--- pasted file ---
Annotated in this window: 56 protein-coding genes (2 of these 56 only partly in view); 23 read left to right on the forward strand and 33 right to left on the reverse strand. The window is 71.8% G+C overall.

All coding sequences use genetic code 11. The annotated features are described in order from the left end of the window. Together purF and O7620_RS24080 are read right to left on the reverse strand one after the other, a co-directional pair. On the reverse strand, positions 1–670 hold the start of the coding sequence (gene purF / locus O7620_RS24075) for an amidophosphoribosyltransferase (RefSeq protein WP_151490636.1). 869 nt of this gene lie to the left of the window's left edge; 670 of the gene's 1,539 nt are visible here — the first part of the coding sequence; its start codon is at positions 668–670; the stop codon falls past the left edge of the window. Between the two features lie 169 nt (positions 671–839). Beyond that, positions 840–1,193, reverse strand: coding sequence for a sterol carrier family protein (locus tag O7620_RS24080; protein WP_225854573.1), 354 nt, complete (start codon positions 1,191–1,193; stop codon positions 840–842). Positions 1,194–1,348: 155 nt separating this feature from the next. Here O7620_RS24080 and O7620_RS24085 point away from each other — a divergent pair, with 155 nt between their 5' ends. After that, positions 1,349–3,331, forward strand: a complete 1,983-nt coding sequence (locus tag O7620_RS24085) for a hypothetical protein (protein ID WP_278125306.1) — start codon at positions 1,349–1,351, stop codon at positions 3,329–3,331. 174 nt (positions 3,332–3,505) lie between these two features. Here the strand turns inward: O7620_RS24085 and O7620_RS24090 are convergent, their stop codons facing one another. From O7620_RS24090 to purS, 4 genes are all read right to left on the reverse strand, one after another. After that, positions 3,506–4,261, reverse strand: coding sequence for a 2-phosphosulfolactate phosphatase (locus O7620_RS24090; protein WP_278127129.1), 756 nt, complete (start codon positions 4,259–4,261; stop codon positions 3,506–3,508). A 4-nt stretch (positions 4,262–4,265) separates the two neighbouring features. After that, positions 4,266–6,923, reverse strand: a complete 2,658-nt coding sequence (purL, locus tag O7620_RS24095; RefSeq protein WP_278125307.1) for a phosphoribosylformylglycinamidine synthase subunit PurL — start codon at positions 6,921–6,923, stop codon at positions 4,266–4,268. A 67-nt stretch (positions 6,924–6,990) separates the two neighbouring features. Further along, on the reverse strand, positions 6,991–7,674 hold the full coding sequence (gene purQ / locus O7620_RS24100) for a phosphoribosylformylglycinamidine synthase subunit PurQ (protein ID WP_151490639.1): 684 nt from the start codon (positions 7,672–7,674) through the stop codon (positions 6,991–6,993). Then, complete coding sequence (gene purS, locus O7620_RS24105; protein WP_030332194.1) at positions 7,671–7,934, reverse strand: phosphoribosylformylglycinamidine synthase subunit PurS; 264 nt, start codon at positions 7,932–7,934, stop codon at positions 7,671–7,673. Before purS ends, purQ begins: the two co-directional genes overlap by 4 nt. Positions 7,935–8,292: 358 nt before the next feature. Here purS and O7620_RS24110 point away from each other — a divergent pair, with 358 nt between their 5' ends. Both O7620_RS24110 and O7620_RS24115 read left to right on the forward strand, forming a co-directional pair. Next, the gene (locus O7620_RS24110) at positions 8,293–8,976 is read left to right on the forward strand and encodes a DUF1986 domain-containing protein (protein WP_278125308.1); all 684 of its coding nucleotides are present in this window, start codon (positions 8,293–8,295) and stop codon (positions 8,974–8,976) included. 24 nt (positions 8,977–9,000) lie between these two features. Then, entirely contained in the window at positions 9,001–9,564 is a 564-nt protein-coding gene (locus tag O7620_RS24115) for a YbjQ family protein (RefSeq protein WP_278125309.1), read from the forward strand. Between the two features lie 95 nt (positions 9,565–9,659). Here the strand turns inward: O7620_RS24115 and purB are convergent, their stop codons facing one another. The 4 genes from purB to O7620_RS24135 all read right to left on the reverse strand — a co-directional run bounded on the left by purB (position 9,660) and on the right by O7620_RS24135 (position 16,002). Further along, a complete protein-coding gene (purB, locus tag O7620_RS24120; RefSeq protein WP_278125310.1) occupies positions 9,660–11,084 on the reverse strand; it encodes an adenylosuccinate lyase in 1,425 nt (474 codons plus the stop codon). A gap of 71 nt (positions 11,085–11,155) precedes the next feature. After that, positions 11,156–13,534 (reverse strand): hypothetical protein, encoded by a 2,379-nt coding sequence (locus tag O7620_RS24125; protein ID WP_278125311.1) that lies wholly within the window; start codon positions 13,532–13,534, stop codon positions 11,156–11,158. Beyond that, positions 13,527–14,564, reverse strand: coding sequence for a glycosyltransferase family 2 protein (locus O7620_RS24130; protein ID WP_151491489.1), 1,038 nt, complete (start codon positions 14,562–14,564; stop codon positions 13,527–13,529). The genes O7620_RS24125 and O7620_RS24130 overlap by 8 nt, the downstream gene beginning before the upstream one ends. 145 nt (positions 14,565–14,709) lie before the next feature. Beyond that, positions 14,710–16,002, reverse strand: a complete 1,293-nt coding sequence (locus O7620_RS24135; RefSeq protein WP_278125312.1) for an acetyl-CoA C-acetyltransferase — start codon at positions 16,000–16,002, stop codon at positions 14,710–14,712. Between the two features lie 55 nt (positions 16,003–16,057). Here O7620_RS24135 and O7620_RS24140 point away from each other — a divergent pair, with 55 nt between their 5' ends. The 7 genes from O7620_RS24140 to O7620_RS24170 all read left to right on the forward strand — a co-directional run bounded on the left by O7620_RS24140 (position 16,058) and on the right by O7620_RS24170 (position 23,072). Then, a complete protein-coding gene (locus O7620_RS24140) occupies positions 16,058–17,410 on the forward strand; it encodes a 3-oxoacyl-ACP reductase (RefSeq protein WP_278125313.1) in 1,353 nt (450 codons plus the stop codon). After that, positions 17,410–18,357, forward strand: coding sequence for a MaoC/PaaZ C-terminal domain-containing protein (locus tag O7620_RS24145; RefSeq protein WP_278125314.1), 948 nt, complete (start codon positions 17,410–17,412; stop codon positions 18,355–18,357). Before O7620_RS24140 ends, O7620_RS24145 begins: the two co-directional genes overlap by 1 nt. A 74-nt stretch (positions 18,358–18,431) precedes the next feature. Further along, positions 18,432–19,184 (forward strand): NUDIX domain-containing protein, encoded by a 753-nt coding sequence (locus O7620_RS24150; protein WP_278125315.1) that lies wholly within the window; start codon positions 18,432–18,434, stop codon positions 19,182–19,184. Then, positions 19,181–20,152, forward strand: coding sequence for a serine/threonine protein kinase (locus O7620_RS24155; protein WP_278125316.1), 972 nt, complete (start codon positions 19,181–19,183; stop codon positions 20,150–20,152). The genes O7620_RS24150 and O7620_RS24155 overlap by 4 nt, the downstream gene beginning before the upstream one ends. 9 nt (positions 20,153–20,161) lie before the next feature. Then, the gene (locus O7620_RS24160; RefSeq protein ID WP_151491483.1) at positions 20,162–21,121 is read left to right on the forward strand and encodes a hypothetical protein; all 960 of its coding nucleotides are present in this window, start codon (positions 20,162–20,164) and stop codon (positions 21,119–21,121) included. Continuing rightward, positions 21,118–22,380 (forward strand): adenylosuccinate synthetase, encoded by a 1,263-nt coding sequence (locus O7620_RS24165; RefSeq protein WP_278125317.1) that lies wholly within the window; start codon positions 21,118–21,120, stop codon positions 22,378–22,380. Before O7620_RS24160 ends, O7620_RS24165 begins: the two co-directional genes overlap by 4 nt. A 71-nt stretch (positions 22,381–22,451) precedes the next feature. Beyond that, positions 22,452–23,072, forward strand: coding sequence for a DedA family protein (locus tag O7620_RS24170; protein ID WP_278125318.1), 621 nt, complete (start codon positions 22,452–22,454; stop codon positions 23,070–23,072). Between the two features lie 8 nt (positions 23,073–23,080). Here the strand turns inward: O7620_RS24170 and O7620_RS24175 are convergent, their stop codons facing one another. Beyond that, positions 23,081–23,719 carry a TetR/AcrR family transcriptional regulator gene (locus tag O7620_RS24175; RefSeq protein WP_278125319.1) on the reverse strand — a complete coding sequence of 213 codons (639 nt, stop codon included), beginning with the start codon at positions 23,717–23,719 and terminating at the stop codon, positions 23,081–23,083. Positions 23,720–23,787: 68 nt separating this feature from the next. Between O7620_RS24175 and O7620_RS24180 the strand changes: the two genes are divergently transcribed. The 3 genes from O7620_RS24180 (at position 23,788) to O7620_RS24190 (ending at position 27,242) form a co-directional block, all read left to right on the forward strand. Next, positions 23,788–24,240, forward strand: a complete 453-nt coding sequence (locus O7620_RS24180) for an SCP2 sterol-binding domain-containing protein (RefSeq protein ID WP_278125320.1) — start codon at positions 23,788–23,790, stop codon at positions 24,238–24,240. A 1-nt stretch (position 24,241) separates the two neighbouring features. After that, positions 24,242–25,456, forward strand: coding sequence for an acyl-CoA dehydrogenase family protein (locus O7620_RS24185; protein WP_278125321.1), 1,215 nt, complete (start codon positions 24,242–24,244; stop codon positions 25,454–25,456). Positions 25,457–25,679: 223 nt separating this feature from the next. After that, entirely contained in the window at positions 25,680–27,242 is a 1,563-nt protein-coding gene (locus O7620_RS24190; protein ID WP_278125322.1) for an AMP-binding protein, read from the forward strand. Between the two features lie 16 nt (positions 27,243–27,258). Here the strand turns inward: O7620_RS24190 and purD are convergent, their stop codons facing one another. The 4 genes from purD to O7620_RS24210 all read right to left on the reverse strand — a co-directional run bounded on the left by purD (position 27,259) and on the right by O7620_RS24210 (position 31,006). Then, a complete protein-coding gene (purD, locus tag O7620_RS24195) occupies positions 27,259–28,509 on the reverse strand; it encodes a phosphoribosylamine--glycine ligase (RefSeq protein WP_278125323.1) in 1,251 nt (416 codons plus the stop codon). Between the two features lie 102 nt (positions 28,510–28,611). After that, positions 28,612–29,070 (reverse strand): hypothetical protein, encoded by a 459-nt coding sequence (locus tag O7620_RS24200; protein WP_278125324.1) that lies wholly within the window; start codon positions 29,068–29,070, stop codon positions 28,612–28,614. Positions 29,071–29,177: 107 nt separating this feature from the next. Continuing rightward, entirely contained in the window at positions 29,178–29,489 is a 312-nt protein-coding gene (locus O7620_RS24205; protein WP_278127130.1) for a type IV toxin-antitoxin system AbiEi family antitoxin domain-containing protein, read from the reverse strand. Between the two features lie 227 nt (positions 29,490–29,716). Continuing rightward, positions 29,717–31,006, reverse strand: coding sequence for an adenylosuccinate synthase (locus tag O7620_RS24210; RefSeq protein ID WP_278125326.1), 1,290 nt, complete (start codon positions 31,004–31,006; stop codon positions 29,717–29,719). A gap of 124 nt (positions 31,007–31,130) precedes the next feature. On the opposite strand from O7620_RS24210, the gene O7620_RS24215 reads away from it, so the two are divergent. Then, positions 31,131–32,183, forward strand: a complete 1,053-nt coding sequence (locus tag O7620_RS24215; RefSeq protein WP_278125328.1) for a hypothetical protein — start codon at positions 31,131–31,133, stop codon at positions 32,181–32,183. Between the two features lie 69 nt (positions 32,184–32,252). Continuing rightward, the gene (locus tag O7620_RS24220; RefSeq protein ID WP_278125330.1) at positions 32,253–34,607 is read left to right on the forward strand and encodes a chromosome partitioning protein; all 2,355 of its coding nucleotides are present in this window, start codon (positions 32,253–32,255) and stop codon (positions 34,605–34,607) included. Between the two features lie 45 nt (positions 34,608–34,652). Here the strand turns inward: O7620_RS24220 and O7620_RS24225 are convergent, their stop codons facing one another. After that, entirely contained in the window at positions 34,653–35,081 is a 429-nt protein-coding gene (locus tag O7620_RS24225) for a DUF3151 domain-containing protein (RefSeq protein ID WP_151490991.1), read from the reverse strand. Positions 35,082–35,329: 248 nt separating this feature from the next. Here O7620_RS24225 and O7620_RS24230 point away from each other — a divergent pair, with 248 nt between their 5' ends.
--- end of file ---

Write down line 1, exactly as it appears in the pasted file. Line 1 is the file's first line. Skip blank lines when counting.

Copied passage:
Annotated in this window: 56 protein-coding genes (2 of these 56 only partly in view); 23 read left to right on the forward strand and 33 right to left on the reverse strand. The window is 71.8% G+C overall.